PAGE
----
The Weekly Ringer

The University of Mary Washington Student Newspaper

Greek life: An integral part of the UMW community

3 min read
boys and girls standing in front of brick wall laughing

Off-campus Greek Life provides a welcoming environment for those in desire of being a part of community.


Opinion Editor

When you think of Mary Washington, Greek life is typically not the first thing that comes to mind. In fact, many people choose UMW because there is no Greek system, but where does that lead those who want both a smaller school as well as the Greek life experience? 

The University’s statement on Greek life asserts that “UMW is not affiliated with single-sex Greek social fraternities or sororities.” However, the affiliation the University has with Greek academic honorary societies and coeducational service fraternities, such as Alpha Mu Sigma, recognizes the Greek system and the involvement of the student body within it as an integral part of the campus community and student body. These sororities and fraternities are an important part of campus life for many students, providing an inclusive community for everyone involved. 

The off-campus organizations at UMW include Zeta Omega Delta, Psi Upsilon, Alpha Mu Sigma and Kappa Sigma. These organizations provide students with an established community and welcoming environment.

In general, off-campus sororities and fraternities have less oversight from a school board or liaison to the college. The Greek system at UMW is run by a board of students with no oversight from the school, so the student members have to set their own structures themselves. For example, they have honor codes and academic standards in place for their members. The academic standards are upheld through GPA requirements and mandatory study hours, and the members of these organizations recognize the importance of community in relation to performing well academically. 

Junior communication and digital studies major Carson Carr, president of Psi Upsilon said, “We hold ourselves and strive for academic integrity.” He added that they can lean on each for help when needed with classes and assignments. “You are here to be a student, you’re a student first.” 

Senior philosophy major Nate Argust, the vice president of Psi Upsilon, echoed Carr’s sentiment. “We want you to do what you came here to do,” he said. In having leadership place such an emphasis on academics, the message really delivers to the members and pledges, and they understand that they have a responsibility not only to themselves but also to the community to perform well in their academics.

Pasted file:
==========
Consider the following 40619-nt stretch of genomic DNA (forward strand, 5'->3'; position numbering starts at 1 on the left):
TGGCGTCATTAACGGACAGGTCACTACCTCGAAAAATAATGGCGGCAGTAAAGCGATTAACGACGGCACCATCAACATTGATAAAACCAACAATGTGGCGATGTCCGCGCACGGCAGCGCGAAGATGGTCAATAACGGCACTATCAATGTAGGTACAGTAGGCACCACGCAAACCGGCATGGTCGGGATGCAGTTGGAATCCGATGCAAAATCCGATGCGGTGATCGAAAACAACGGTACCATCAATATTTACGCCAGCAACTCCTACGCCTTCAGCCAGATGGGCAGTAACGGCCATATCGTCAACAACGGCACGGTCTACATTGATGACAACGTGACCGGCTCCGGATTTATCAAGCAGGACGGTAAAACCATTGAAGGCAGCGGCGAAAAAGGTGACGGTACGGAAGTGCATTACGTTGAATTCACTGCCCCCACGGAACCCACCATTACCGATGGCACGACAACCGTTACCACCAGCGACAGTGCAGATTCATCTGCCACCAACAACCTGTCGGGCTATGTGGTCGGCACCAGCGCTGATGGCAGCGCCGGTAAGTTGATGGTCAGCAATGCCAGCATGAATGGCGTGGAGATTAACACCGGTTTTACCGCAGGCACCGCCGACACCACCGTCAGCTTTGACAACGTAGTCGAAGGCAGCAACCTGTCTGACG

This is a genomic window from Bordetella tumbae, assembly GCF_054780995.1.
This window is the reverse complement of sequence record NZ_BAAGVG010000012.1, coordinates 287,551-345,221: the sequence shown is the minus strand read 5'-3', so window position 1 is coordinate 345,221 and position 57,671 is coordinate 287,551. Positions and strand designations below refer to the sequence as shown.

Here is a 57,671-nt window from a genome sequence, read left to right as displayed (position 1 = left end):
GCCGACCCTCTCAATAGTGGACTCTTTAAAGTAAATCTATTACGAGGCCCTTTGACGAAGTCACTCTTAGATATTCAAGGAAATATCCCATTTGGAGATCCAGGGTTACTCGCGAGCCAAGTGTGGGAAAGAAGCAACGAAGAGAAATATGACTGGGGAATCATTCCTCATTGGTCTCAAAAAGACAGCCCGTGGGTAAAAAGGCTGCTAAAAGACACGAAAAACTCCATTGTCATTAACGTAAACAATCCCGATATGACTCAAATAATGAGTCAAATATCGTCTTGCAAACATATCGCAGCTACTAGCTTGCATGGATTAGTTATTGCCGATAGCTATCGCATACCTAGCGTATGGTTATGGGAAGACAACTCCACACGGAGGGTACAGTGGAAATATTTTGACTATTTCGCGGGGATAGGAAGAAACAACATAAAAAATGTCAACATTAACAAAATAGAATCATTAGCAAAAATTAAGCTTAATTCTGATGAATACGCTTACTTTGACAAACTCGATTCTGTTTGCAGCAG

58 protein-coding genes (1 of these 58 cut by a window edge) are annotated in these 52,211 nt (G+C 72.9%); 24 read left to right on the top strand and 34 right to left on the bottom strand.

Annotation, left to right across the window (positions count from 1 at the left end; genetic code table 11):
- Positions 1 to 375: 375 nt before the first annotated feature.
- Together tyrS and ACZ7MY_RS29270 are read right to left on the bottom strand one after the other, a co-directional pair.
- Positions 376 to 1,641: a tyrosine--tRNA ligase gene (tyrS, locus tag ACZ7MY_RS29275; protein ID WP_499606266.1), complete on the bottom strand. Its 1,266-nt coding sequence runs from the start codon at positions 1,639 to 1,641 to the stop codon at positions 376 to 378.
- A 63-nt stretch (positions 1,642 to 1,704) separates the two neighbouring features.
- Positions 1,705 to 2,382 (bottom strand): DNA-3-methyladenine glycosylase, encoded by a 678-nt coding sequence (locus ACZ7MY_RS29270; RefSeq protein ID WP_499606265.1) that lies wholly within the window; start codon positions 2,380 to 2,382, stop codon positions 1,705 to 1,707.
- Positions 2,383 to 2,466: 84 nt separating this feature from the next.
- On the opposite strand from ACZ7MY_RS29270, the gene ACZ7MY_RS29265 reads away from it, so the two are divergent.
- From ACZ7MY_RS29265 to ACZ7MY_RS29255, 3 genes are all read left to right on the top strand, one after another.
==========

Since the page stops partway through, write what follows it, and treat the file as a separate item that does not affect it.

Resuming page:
Members also noted the positive environment of these Greek organizations. 

“The environment is great, Greek life is often seen as harsh and toxic environments but everyone is so welcoming, caring, sweet, etc.,” said junior elementary education major Lauren King, a member of Zeta Omega Delta.

Julia Mrotek, a senior psychology major in Zeta Omega Delta, said that joining her sorority provided her with a supportive and welcoming community when she transferred to Mary Washington. Having a community around helped her grow as an individual and gain skills she hadn’t previously possessed, such as how to communicate better with others and be a leader within an organization.

When asked about her experiences in the Greek system, Ashley Cook, a senior historic preservation major and Zeta Omega Delta pledge, said, “I joined because I wanted to experience college in a new way. I met some of the girls before joining and they were so sweet and really nice. It gave me a new light to what a sorority was. It is probably one of the best things I have done at the University of Mary Washington.” 

Before coming to Mary Washington and joining their respective organizations, both Mrotek and Cook had a loose interpretation of what a sorority or fraternity had to offer. However, after joining, they now see it as a supportive and inclusive environment around them on and off campus. 

Members from both Psi Upsilon and Zeta Omega Delta also mentioned the opportunities the Greek system has created for them, such as getting to meet people and being able to expand their social circle. For members, their sorority or fraternity has made college less lonely and provided them encouragement and support. This goes to show that, while the Greek system may not be affiliated or recognized by the university itself, it is a vital part of student life.